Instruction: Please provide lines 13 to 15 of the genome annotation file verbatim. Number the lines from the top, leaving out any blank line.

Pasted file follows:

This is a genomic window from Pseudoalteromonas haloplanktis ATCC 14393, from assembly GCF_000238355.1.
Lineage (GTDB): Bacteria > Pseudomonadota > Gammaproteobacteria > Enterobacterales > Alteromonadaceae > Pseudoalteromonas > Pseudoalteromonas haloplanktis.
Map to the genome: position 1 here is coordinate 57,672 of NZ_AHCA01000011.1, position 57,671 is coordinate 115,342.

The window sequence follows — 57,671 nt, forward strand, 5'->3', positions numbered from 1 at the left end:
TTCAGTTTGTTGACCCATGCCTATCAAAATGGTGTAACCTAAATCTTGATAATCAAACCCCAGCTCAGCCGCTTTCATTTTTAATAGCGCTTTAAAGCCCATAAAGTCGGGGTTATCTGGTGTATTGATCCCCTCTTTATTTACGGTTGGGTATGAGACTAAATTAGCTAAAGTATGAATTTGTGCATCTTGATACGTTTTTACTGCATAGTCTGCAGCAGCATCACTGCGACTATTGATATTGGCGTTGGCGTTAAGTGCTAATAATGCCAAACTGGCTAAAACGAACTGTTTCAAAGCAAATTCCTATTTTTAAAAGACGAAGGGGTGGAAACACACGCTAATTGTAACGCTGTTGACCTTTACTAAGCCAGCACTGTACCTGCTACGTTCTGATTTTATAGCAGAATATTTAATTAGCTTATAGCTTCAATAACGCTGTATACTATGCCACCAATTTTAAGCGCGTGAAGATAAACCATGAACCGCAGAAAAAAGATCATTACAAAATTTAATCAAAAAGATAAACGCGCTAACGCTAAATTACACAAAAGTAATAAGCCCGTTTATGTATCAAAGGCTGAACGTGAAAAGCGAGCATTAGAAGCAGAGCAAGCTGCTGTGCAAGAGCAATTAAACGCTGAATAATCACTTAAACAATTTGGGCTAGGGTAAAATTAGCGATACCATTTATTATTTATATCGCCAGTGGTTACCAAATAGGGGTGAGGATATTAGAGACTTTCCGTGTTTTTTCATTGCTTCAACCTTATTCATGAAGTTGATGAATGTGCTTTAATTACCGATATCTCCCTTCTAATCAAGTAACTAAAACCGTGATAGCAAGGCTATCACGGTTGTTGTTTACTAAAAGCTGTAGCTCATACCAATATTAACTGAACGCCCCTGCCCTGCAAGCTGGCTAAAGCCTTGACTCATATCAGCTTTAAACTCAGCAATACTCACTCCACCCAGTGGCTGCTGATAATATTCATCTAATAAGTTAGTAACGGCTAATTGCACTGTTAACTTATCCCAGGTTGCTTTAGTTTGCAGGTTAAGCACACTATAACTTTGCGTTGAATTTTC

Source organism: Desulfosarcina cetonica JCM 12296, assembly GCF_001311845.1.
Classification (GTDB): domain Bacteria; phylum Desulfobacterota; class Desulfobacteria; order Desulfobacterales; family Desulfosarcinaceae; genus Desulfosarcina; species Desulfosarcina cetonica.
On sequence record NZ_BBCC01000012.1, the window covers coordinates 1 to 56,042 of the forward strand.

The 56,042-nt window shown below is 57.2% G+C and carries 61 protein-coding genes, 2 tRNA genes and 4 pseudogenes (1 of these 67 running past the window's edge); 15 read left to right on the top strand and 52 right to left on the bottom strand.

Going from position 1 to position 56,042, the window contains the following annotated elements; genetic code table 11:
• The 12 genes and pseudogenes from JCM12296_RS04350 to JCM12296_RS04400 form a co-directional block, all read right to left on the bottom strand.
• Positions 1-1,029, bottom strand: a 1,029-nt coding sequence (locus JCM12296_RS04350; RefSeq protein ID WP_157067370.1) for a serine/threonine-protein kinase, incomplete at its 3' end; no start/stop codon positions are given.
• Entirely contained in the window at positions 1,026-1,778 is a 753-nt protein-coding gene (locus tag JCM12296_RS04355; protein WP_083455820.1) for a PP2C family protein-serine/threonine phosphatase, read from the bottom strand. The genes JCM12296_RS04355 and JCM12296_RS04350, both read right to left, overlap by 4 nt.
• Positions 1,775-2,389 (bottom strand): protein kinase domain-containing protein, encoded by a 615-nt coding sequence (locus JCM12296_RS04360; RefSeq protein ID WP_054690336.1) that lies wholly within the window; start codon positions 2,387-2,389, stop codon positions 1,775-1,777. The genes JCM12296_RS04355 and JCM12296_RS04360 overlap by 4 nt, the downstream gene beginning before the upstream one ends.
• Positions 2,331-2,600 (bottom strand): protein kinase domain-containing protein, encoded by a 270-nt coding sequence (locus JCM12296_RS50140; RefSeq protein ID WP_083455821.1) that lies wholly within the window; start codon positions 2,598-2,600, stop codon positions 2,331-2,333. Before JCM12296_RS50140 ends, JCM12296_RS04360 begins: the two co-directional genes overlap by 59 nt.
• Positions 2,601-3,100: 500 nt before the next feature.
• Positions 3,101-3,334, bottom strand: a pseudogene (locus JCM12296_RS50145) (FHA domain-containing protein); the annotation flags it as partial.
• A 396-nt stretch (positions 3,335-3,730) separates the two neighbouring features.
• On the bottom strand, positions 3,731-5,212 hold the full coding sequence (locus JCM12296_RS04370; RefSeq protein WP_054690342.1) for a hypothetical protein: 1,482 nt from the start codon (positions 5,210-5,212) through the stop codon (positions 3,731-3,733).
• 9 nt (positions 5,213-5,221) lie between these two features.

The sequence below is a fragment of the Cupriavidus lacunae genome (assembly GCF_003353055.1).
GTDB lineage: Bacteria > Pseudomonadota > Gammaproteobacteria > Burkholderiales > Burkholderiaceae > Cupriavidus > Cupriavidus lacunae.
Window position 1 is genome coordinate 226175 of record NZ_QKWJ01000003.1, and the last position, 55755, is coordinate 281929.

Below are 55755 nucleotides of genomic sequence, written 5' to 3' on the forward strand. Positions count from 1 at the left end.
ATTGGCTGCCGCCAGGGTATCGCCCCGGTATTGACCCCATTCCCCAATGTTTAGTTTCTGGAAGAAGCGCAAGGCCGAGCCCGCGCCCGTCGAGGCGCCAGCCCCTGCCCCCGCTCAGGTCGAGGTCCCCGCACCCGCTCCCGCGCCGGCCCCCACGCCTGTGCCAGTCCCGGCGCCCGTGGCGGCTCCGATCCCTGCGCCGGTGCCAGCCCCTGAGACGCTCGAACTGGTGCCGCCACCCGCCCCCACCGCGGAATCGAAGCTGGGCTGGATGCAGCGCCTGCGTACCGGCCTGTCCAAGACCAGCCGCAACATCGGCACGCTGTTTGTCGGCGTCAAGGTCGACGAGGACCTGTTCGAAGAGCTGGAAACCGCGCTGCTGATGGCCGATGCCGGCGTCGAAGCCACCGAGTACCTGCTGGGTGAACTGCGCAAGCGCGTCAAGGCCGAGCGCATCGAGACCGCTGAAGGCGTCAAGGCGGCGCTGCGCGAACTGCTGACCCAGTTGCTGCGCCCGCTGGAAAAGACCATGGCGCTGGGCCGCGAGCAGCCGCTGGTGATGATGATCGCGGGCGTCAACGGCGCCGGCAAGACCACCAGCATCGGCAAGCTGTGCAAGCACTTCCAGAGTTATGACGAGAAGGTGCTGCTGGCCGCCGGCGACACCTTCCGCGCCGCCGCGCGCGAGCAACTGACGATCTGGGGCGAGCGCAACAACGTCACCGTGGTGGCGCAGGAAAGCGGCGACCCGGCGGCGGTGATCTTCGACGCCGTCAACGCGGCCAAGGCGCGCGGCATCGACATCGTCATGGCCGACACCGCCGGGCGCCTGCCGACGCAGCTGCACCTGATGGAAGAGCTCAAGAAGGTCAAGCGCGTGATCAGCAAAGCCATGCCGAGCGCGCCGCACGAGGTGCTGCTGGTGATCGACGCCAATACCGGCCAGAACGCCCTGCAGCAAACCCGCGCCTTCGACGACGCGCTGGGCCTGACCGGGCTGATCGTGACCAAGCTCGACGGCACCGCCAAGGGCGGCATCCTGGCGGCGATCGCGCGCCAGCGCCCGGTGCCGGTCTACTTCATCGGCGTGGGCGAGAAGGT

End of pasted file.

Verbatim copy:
• Entirely contained in the window at positions 1,026-1,778 is a 753-nt protein-coding gene (locus tag JCM12296_RS04355; protein WP_083455820.1) for a PP2C family protein-serine/threonine phosphatase, read from the bottom strand. The genes JCM12296_RS04355 and JCM12296_RS04350, both read right to left, overlap by 4 nt.
• Positions 1,775-2,389 (bottom strand): protein kinase domain-containing protein, encoded by a 615-nt coding sequence (locus JCM12296_RS04360; RefSeq protein ID WP_054690336.1) that lies wholly within the window; start codon positions 2,387-2,389, stop codon positions 1,775-1,777. The genes JCM12296_RS04355 and JCM12296_RS04360 overlap by 4 nt, the downstream gene beginning before the upstream one ends.
• Positions 2,331-2,600 (bottom strand): protein kinase domain-containing protein, encoded by a 270-nt coding sequence (locus JCM12296_RS50140; RefSeq protein ID WP_083455821.1) that lies wholly within the window; start codon positions 2,598-2,600, stop codon positions 2,331-2,333. Before JCM12296_RS50140 ends, JCM12296_RS04360 begins: the two co-directional genes overlap by 59 nt.